Probably best known for his pivotal role in Crisis on Infinite Earths, Psycho Pirate, the multiples-projecting emotional vampire, will make his first appearance in DC Comics' New 52 Universe next month in both Superman and Superboy. The character has been pretty radically redesigned from his previous incarnation. He's younger, has a shock of hair and is sporting one fancy jacket.
We make a regular practice at ComicsAlliance of spotlighting particular artists or specific bodies of work, but because cartoonists, illustrators and their fans share countless numbers of great images on sites like Flickr, Tumblr, DeviantArt and seemingly infinite art blogs that we've created Best Art Ever (This Week), a weekly depository for just some of the pieces of especially compelling artwork that we come across in our regular travels across the Web. Some of it's new, some of it's old, some of it's created by working professionals, some of it's created by future stars, some of it's created by talented fans, and some of it's endearingly silly. All of it's awesome. In honor of this year's 75th anniversary of the first appearance of Superman and this weekend's release of Man of Steel, we present for the second time a compilation of some of the coolest portraits of Jerry Siegel and Joe Shuster's brilliant creation that we've highlighted in this feature over the last few years. We know it's cheating but we didn't count on going away for a month and then coming back in the middle of a big media event. All-new next week evermore.
In a lot of ways, Superboy is one of DC's best stabs at capturing the kind of wish fulfillment character that Captain Marvel perfected. It's one of the simplest ideas in comics, taking all the powers of Superman and compressing them down into a pint-sized package that also went to school and was secretly way cooler and smarter than any of his classmates who probably didn't even know about the Bottle City of Kandor. You
Just a day after DC Comics unveiled its new credit acknowledging that Superman appears in the pages of its comics "by special arrangement with the Jerry Siegel family," federal Judge Otis Wright III ruled that a 2001 settlement agreement between Superman co-creator Siegel's family and DC parent company Warner Bros. awarded DC the full rights to Superboy.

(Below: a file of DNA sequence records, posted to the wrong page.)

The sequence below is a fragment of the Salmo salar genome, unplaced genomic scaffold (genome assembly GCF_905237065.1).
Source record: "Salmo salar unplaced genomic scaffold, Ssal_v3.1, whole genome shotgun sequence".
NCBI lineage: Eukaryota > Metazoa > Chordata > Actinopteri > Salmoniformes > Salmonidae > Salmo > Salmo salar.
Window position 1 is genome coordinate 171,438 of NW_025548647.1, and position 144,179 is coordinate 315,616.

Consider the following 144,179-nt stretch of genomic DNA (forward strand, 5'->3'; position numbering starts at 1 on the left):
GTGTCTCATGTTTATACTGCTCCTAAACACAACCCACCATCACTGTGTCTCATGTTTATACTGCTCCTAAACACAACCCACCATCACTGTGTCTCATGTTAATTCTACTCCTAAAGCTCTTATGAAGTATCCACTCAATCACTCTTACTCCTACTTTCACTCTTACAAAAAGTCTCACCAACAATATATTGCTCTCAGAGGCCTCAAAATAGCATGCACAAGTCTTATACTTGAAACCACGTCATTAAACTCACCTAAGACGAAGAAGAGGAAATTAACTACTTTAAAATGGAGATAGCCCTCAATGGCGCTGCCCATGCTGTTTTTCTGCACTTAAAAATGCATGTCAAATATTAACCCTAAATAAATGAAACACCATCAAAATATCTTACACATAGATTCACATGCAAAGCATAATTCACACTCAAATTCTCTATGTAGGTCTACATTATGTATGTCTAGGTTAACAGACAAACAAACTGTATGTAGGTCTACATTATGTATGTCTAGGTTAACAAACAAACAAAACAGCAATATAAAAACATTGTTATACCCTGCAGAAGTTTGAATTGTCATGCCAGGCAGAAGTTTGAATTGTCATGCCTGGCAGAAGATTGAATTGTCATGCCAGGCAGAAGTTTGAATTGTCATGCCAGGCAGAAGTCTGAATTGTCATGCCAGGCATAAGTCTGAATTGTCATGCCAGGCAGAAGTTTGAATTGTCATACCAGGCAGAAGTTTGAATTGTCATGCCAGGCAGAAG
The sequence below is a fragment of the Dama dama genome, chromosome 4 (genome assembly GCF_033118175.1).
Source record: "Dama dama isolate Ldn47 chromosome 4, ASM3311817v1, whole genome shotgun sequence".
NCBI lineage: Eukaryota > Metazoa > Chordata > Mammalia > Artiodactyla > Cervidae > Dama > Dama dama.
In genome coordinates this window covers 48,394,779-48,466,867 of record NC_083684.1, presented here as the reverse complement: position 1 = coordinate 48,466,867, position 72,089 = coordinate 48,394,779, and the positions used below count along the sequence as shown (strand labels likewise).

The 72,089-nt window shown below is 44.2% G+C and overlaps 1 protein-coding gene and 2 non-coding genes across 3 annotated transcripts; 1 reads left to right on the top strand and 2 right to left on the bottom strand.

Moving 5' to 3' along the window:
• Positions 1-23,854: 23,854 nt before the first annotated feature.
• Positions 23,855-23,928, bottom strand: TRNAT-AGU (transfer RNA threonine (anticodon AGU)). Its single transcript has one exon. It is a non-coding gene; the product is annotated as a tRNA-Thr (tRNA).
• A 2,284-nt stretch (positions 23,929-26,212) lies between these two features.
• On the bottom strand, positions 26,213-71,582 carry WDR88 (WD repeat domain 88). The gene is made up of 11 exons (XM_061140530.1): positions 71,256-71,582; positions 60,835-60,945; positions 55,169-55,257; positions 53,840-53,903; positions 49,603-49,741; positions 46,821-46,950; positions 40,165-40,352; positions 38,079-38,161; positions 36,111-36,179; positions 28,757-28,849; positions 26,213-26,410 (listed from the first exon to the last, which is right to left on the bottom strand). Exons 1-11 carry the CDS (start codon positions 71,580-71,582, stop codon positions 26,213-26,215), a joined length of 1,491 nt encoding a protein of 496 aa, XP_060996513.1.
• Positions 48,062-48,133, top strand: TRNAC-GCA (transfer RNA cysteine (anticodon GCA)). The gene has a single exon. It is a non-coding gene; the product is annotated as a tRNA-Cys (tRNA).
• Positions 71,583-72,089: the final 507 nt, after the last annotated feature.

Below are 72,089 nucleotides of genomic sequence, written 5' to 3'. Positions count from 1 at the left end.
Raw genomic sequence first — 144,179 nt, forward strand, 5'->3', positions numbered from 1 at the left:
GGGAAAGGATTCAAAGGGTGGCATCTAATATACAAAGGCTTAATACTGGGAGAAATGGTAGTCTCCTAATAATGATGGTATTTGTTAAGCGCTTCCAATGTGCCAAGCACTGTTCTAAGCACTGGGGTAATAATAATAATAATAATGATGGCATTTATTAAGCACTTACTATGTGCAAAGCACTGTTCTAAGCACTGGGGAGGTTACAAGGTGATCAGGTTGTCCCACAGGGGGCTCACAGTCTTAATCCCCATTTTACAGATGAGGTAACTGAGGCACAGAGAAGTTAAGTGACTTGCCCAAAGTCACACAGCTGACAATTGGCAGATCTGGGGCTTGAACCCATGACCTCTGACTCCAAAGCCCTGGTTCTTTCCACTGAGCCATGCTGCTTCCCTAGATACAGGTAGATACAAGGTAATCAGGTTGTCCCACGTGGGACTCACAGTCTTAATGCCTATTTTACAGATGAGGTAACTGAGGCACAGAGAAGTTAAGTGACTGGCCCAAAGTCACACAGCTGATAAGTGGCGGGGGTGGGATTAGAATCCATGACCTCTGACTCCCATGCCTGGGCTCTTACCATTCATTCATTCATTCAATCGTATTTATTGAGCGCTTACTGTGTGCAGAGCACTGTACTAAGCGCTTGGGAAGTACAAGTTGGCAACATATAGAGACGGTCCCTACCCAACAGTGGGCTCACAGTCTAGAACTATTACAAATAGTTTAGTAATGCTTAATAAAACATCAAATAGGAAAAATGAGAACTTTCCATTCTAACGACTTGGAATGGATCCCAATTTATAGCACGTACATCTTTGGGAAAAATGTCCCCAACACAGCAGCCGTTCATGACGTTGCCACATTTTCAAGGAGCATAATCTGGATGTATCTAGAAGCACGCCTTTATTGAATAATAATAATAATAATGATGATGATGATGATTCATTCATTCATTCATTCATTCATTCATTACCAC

Thursday's ruling settles two unanswered questions from a January decision that overt
DC's WTF month continues apace with the newly revealed gatefold cover of Superboy #19 insinuating that the titular character could be the son of a surprising pairing, though his previous appearances seemed to indicate he was a clone similar to the pre-New 52 Superboy.
Also curious: Solicited writer Tom DeFalco's
If you polled the pool of regular ComicsAlliance contributors for a complete list of their all-time favorite comics, there's a high probability that Karl Kesel would be in some way responsible for the creation of at least some of those works. We'll get into
As much as I tend to enjoy Superboy stories for their sheer kookiness, I've never really been a big fan of the concept. For the most part, they tend to just be standard Superman stories with Metropolis swapped out for Smallville and a slightly different girl with an alliterative name giving him a headache. Occasio
I think we can all agree that the problem with Silver Age Superman was that he just didn't have enough powers. Flight, super-strength, invulnerability, super-speed, heat vision, X-Ray vision, telescopic vision, microscopic vision, super-breath, super-memory, super-ventriloquism, super-hypnosis, super-intellect -- I mean, honestly, how is anyone supposed to tell a story with such a limited set of tools?
Fortunately for us, the legendary Cary Bates and Kurt Schaffenberger were able to get around that little problem way back in The New Adventures of Superboy #11, with a deceptively simple solution: They gave that kid another super-ability: the amazing power of bio-magnetism, which essentially turned him into a giant Katamari.This wasn't the first time that Pre-Crisis Superman's power
Artist Shane Davis (Superman: Earth One), editor Matt Idelson, writer Mike Green (Supergirl), artist Mahmud Asrar (Supergirl) and writer/artist Dan Jurgens (Superman) took to the stage at New York Comic Con to tell fans what they can expect from DC Comics' line of Superman titles. Click below the jump for news on the new creative team of Superman, the next volume of Superman: Earth One, the new loo